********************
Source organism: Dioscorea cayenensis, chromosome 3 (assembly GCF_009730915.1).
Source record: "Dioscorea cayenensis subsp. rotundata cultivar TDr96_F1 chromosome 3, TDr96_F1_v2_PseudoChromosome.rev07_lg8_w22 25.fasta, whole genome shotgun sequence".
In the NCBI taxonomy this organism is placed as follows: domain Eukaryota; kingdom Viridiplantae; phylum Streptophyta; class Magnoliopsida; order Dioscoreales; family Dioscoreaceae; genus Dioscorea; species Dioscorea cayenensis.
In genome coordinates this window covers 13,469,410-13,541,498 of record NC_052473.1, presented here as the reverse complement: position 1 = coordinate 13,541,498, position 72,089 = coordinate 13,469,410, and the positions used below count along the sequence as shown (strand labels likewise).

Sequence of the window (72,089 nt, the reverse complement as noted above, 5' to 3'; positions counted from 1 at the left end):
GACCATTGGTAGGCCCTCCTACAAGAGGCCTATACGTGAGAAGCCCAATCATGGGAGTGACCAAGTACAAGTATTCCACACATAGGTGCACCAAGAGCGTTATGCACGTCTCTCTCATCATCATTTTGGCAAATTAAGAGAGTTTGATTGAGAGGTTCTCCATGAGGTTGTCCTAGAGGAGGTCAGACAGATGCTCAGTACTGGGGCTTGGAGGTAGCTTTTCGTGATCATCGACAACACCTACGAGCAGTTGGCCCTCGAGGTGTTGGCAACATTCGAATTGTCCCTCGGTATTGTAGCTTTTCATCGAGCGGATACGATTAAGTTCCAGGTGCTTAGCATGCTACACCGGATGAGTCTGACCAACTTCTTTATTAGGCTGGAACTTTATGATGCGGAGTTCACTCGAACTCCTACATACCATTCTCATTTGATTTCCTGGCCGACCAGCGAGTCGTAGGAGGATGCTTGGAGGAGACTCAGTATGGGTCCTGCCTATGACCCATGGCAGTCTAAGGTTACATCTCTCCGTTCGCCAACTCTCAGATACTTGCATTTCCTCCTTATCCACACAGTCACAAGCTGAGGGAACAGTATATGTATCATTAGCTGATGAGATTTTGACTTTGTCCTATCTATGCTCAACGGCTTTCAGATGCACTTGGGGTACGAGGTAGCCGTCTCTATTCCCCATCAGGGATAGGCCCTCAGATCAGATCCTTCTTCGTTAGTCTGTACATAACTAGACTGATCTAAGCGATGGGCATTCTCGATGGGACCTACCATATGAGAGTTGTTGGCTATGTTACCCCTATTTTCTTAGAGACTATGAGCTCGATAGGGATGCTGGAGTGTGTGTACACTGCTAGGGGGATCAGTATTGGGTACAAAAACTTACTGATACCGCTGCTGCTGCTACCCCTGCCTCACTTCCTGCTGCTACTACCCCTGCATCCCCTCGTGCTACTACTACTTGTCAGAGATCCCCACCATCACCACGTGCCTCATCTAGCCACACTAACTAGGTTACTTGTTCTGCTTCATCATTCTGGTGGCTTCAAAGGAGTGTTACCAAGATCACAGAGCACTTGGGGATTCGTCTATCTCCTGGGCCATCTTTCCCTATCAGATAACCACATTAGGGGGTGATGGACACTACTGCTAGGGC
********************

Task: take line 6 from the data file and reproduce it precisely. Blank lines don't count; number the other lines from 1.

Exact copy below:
GACCATTGGTAGGCCCTCCTACAAGAGGCCTATACGTGAGAAGCCCAATCATGGGAGTGACCAAGTACAAGTATTCCACACATAGGTGCACCAAGAGCGTTATGCACGTCTCTCTCATCATCATTTTGGCAAATTAAGAGAGTTTGATTGAGAGGTTCTCCATGAGGTTGTCCTAGAGGAGGTCAGACAGATGCTCAGTACTGGGGCTTGGAGGTAGCTTTTCGTGATCATCGACAACACCTACGAGCAGTTGGCCCTCGAGGTGTTGGCAACATTCGAATTGTCCCTCGGTATTGTAGCTTTTCATCGAGCGGATACGATTAAGTTCCAGGTGCTTAGCATGCTACACCGGATGAGTCTGACCAACTTCTTTATTAGGCTGGAACTTTATGATGCGGAGTTCACTCGAACTCCTACATACCATTCTCATTTGATTTCCTGGCCGACCAGCGAGTCGTAGGAGGATGCTTGGAGGAGACTCAGTATGGGTCCTGCCTATGACCCATGGCAGTCTAAGGTTACATCTCTCCGTTCGCCAACTCTCAGATACTTGCATTTCCTCCTTATCCACACAGTCACAAGCTGAGGGAACAGTATATGTATCATTAGCTGATGAGATTTTGACTTTGTCCTATCTATGCTCAACGGCTTTCAGATGCACTTGGGGTACGAGGTAGCCGTCTCTATTCCCCATCAGGGATAGGCCCTCAGATCAGATCCTTCTTCGTTAGTCTGTACATAACTAGACTGATCTAAGCGATGGGCATTCTCGATGGGACCTACCATATGAGAGTTGTTGGCTATGTTACCCCTATTTTCTTAGAGACTATGAGCTCGATAGGGATGCTGGAGTGTGTGTACACTGCTAGGGGGATCAGTATTGGGTACAAAAACTTACTGATACCGCTGCTGCTGCTACCCCTGCCTCACTTCCTGCTGCTACTACCCCTGCATCCCCTCGTGCTACTACTACTTGTCAGAGATCCCCACCATCACCACGTGCCTCATCTAGCCACACTAACTAGGTTACTTGTTCTGCTTCATCATTCTGGTGGCTTCAAAGGAGTGTTACCAAGATCACAGAGCACTTGGGGATTCGTCTATCTCCTGGGCCATCTTTCCCTATCAGATAACCACATTAGGGGGTGATGGACACTACTGCTAGGGC